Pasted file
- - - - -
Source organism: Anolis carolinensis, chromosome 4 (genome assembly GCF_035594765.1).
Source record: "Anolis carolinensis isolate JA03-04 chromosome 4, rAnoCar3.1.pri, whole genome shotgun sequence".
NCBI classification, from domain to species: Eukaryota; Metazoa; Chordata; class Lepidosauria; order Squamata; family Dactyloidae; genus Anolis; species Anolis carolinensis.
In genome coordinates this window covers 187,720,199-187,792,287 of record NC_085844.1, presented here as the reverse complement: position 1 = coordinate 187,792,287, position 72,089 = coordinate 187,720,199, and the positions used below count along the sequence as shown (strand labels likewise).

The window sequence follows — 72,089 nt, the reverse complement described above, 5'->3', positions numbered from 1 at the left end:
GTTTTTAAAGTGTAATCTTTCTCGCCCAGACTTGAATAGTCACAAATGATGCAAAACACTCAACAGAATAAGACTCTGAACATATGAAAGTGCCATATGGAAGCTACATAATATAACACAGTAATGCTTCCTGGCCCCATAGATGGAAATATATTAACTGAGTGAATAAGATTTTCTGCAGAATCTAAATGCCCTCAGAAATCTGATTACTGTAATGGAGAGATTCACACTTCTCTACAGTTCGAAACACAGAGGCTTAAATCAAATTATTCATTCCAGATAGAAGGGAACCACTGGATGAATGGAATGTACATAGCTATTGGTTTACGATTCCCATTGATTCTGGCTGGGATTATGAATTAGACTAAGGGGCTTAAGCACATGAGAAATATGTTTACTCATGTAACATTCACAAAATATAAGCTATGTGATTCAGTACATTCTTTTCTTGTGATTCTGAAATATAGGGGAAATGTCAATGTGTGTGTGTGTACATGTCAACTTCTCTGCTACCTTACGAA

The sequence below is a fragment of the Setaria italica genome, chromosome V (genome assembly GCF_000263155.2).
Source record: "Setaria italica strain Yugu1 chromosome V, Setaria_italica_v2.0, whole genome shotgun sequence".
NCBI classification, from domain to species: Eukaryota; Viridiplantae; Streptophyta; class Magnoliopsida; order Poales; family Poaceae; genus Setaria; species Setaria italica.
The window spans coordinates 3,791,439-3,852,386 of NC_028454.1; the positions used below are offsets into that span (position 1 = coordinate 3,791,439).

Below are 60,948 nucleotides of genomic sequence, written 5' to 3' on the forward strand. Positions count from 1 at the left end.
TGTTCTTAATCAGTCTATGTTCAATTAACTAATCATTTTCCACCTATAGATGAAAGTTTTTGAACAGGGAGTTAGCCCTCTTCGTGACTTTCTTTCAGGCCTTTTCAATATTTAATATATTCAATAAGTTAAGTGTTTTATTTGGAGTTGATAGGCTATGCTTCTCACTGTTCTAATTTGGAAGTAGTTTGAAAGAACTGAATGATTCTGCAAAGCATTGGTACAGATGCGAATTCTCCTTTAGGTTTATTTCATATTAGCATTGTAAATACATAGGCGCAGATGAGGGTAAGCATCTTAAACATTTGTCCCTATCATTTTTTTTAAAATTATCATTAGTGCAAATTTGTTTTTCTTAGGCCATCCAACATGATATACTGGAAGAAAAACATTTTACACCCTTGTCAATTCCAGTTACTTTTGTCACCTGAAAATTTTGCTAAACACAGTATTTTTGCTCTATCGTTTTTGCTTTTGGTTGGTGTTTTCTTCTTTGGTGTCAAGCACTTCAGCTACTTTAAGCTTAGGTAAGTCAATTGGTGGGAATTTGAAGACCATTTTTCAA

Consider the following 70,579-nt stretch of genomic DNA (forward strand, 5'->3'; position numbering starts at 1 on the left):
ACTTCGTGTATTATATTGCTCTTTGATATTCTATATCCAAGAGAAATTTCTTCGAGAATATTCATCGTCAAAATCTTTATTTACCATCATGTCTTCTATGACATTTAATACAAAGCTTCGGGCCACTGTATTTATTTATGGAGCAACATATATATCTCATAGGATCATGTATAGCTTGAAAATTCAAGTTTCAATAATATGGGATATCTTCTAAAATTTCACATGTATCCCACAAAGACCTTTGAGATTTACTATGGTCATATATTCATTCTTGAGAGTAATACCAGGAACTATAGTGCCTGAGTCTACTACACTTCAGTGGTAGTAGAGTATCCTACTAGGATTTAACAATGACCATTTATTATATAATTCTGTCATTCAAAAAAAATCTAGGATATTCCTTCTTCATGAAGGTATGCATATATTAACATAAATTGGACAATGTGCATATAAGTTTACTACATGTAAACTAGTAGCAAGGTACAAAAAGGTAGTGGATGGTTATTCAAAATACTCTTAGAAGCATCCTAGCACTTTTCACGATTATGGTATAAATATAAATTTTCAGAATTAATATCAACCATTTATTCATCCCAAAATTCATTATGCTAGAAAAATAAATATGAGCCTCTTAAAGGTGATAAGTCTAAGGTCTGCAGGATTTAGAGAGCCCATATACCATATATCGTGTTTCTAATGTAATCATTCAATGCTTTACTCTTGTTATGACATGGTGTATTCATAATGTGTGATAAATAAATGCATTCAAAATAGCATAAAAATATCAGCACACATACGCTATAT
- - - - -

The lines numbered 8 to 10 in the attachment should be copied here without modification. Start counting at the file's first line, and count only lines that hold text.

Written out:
Source record: "Setaria italica strain Yugu1 chromosome V, Setaria_italica_v2.0, whole genome shotgun sequence".
NCBI classification, from domain to species: Eukaryota; Viridiplantae; Streptophyta; class Magnoliopsida; order Poales; family Poaceae; genus Setaria; species Setaria italica.
The window spans coordinates 3,791,439-3,852,386 of NC_028454.1; the positions used below are offsets into that span (position 1 = coordinate 3,791,439).